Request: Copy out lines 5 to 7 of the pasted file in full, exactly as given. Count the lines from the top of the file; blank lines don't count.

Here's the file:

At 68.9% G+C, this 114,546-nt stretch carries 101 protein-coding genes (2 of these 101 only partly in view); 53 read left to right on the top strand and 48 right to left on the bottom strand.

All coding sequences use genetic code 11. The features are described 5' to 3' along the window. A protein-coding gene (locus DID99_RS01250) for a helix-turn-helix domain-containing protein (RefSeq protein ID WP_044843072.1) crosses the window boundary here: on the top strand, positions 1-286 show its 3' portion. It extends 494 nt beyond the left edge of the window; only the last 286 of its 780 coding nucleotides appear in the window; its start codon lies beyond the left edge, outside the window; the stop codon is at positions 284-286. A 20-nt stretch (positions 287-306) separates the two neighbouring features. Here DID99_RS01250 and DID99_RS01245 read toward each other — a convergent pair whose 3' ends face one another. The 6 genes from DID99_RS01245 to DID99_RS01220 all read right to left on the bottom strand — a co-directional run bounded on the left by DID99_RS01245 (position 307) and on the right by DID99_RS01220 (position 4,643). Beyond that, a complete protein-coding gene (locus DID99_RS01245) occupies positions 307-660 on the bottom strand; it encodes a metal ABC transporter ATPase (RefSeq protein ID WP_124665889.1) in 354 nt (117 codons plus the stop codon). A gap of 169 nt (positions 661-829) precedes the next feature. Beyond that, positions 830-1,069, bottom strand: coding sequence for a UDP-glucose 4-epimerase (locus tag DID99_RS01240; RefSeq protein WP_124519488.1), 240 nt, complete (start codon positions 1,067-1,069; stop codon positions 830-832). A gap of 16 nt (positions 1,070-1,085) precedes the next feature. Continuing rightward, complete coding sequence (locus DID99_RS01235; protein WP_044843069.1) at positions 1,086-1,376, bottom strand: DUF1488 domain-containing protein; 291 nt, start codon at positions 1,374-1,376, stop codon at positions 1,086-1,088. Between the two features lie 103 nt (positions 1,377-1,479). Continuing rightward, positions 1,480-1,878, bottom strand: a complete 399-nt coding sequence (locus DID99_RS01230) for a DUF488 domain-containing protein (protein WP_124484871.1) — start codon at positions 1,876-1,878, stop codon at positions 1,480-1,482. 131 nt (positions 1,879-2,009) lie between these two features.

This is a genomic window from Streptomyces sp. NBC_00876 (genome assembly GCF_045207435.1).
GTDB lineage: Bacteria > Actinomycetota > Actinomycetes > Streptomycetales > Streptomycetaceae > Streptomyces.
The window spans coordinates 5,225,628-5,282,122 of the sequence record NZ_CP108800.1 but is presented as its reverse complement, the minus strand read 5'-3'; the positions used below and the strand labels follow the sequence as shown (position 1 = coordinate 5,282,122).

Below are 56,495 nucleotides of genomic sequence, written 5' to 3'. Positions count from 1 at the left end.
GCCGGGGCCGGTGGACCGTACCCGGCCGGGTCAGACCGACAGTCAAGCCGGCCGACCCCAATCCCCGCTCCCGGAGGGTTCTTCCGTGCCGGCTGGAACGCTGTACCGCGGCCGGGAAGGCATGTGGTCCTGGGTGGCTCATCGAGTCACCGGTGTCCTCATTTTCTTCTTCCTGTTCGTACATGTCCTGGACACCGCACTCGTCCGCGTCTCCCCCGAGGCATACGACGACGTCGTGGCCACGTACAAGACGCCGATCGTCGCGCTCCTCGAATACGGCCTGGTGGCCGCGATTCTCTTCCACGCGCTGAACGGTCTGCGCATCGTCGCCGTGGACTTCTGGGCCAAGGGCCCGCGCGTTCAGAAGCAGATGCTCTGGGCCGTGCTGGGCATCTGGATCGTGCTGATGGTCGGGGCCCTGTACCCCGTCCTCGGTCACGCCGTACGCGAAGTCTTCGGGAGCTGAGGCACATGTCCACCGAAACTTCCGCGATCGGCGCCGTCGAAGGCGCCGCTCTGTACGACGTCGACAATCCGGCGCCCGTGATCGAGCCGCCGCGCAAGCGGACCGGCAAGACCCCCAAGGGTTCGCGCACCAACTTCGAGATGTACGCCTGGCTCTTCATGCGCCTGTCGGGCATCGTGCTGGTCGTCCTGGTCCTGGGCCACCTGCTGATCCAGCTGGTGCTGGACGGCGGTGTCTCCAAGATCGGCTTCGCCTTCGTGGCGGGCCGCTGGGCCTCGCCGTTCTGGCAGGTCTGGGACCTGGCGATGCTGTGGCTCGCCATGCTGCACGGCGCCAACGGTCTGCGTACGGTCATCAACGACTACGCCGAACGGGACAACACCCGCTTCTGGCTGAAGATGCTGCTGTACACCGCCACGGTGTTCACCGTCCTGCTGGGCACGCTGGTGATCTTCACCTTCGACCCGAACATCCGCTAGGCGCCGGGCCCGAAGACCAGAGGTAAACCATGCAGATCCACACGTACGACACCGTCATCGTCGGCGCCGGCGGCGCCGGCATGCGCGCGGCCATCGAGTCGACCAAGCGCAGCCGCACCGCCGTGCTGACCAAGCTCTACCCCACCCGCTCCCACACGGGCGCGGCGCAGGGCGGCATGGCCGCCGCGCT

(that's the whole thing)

The window spans coordinates 5,225,628-5,282,122 of the sequence record NZ_CP108800.1 but is presented as its reverse complement, the minus strand read 5'-3'; the positions used below and the strand labels follow the sequence as shown (position 1 = coordinate 5,282,122).

Below are 56,495 nucleotides of genomic sequence, written 5' to 3'. Positions count from 1 at the left end.
GCCGGGGCCGGTGGACCGTACCCGGCCGGGTCAGACCGACAGTCAAGCCGGCCGACCCCAATCCCCGCTCCCGGAGGGTTCTTCCGTGCCGGCTGGAACGCTGTACCGCGGCCGGGAAGGCATGTGGTCCTGGGTGGCTCATCGAGTCACCGGTGTCCTCATTTTCTTCTTCCTGTTCGTACATGTCCTGGACACCGCACTCGTCCGCGTCTCCCCCGAGGCATACGACGACGTCGTGGCCACGTACAAGACGCCGATCGTCGCGCTCCTCGAATACGGCCTGGTGGCCGCGATTCTCTTCCACGCGCTGAACGGTCTGCGCATCGTCGCCGTGGACTTCTGGGCCAAGGGCCCGCGCGTTCAGAAGCAGATGCTCTGGGCCGTGCTGGGCATCTGGATCGTGCTGATGGTCGGGGCCCTGTACCCCGTCCTCGGTCACGCCGTACGCGAAGTCTTCGGGAGCTGAGGCACATGTCCACCGAAACTTCCGCGATCGGCGCCGTCGAAGGCGCCGCTCTGTACGACGTCGACAATCCGGCGCCCGTGATCGAGCCGCCGCGCAAGCGGACCGGCAAGACCCCCAAGGGTTCGCGCACCAACTTCGAGATGTACGCCTGGCTCTTCATGCGCCTGTCGGGCATCGTGCTGGTCGTCCTGGTCCTGGGCCACCTGCTGATCCAGCTGGTGCTGGACGGCGGTGTCTCCAAGATCGGCTTCGCCTTCGTGGCGGGCCGCTGGGCCTCGCCGTTCTGGCAGGTCTGGGACCTGGCGATGCTGTGGCTCGCCATGCTGCACGGCGCCAACGGTCTGCGTACGGTCATCAACGACTACGCCGAACGGGACAACACCCGCTTCTGGCTGAAGATGCTGCTGTACACCGCCACGGTGTTCACCGTCCTGCTGGGCACGCTGGTGATCTTCACCTTCGACCCGAACATCCGCTAGGCGCCGGGCCCGAAGACCAGAGGTAAACCATGCAGATCCACACGTACGACACCGTCATCGTCGGCGCCGGCGGCGCCGGCATGCGCGCGGCCATCGAGTCGACCAAGCGCAGCCGCACCGCCGTGCTGACCAAGCTCTACCCCACCCGCTCCCACACGGGCGCGGCGCAGGGCGGCATGGCCGCCGCGCT